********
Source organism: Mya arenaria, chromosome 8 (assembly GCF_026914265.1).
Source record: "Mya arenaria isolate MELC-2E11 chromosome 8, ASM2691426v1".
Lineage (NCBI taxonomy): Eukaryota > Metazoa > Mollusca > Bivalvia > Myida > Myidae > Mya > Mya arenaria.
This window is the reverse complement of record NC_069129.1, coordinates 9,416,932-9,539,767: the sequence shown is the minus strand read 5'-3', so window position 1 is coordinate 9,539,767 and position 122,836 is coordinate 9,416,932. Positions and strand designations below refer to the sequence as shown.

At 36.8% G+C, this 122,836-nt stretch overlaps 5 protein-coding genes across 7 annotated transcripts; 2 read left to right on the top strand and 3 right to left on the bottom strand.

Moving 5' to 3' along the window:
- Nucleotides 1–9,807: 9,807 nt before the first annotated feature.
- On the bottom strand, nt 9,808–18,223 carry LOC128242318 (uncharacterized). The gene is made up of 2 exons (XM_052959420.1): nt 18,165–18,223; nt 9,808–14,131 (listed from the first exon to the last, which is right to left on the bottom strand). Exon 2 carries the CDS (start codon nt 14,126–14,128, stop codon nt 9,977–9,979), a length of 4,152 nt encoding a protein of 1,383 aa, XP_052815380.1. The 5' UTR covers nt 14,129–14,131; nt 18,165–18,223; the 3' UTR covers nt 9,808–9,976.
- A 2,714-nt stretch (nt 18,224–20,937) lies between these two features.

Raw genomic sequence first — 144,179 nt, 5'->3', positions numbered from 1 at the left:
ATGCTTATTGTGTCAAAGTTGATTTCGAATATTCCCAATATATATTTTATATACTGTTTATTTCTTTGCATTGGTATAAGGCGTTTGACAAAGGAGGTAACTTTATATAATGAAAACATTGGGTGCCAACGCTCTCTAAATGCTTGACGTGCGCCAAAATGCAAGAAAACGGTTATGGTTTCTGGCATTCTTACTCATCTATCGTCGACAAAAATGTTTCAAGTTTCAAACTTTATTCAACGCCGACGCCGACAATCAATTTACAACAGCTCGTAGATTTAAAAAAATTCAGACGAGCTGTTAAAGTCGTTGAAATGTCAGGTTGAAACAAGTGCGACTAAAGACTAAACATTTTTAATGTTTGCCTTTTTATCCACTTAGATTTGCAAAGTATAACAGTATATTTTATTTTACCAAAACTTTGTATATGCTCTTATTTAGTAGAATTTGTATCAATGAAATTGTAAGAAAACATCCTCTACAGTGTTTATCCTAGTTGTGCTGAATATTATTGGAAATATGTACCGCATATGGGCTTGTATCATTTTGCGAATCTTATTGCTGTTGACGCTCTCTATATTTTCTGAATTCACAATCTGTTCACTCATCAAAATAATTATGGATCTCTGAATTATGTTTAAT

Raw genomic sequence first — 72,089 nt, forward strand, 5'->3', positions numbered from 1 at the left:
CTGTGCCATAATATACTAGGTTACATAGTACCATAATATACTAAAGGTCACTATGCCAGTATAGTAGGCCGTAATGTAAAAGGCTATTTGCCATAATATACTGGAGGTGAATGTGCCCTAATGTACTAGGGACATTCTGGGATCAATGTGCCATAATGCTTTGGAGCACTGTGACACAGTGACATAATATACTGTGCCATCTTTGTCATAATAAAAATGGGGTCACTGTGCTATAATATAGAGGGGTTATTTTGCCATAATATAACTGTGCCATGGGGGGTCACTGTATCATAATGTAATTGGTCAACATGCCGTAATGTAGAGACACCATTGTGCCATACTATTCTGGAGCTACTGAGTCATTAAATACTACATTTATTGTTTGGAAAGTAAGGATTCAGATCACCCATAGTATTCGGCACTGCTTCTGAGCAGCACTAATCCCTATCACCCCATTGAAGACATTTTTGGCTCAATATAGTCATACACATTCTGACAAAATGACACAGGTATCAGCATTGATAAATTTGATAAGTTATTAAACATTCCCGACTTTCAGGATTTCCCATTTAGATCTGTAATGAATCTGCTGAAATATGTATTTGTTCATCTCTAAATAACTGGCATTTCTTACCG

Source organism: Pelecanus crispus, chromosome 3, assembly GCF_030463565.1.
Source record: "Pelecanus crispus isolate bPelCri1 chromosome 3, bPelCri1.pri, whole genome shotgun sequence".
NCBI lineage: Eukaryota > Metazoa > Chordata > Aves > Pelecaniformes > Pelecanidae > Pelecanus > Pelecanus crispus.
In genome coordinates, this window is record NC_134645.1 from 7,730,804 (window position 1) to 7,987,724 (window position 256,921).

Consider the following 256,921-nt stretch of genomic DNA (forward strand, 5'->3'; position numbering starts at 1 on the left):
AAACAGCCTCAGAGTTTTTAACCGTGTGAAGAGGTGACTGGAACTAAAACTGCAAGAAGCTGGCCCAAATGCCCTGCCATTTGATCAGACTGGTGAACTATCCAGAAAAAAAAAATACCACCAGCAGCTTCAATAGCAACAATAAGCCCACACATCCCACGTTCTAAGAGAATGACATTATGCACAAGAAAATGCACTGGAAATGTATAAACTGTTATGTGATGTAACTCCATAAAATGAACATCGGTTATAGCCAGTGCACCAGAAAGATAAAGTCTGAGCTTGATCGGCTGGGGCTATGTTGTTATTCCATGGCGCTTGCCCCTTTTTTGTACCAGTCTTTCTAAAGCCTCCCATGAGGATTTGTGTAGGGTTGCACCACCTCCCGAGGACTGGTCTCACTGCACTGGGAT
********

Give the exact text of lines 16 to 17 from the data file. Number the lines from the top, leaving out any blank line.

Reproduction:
NCBI lineage: Eukaryota > Metazoa > Chordata > Aves > Pelecaniformes > Pelecanidae > Pelecanus > Pelecanus crispus.
In genome coordinates, this window is record NC_134645.1 from 7,730,804 (window position 1) to 7,987,724 (window position 256,921).